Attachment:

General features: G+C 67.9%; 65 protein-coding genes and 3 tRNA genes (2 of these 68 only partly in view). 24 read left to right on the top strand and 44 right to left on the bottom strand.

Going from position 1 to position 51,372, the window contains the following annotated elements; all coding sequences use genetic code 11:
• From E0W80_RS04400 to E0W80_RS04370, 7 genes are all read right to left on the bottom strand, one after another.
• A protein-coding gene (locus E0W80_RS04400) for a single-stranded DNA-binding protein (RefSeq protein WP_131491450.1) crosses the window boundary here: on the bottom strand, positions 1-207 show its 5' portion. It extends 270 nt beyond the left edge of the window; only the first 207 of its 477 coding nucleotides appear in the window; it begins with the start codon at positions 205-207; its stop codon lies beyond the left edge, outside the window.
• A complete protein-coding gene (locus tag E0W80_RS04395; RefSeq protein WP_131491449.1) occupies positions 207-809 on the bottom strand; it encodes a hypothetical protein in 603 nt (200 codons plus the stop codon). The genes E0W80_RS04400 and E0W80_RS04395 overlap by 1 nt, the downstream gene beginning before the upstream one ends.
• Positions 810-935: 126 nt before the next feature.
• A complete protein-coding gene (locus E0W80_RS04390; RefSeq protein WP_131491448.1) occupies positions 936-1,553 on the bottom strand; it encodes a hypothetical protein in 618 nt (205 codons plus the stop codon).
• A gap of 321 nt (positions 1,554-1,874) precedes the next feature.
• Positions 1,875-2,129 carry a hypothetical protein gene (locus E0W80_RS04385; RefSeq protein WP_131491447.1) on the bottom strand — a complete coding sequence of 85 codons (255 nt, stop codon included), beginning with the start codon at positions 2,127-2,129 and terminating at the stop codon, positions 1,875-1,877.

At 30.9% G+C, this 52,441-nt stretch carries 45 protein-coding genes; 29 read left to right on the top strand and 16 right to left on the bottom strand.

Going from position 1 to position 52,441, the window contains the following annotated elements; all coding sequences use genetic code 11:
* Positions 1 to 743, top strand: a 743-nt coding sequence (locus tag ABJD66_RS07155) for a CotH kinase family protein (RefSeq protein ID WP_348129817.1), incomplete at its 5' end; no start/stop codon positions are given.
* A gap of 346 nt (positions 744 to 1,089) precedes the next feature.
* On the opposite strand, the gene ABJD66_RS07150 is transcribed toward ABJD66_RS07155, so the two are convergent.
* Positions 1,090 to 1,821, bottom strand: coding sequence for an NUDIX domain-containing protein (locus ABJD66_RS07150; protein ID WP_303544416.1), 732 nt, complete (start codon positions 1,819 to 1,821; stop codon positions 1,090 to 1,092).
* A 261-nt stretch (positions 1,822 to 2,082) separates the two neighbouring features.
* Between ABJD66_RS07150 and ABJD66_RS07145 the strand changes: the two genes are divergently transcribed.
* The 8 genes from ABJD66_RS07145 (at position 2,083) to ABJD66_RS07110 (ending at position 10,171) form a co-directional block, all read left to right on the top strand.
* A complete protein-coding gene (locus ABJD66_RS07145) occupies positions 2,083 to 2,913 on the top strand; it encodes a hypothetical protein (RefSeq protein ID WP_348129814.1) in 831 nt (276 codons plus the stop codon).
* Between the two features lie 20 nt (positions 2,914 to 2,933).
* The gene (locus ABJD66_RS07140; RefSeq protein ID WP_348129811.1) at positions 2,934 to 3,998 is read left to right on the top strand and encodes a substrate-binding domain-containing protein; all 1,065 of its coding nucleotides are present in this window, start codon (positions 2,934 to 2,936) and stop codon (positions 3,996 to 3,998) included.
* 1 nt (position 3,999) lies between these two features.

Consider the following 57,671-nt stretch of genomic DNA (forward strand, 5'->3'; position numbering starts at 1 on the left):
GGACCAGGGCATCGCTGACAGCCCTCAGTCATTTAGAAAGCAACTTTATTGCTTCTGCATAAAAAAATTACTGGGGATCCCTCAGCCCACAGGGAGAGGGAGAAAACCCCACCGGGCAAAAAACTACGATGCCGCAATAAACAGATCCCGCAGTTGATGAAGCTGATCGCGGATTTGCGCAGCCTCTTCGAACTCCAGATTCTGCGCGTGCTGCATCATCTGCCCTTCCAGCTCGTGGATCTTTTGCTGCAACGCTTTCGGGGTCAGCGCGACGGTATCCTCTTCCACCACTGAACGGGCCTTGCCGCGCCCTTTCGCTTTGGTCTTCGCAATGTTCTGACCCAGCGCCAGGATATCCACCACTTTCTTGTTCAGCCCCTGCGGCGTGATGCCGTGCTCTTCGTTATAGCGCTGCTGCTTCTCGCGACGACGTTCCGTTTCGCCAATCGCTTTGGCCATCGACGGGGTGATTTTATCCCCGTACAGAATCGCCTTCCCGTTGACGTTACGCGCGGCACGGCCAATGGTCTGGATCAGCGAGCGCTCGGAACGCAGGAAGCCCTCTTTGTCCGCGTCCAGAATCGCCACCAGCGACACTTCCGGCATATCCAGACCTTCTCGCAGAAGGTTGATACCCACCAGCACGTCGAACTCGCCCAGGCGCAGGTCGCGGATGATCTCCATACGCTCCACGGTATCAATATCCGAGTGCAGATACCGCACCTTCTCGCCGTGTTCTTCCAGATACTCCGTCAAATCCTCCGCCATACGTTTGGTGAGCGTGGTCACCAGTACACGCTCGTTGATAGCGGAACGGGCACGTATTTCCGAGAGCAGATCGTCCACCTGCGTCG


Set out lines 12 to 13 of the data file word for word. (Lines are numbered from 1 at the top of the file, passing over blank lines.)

* Positions 1 to 743, top strand: a 743-nt coding sequence (locus tag ABJD66_RS07155) for a CotH kinase family protein (RefSeq protein ID WP_348129817.1), incomplete at its 5' end; no start/stop codon positions are given.
* A gap of 346 nt (positions 744 to 1,089) precedes the next feature.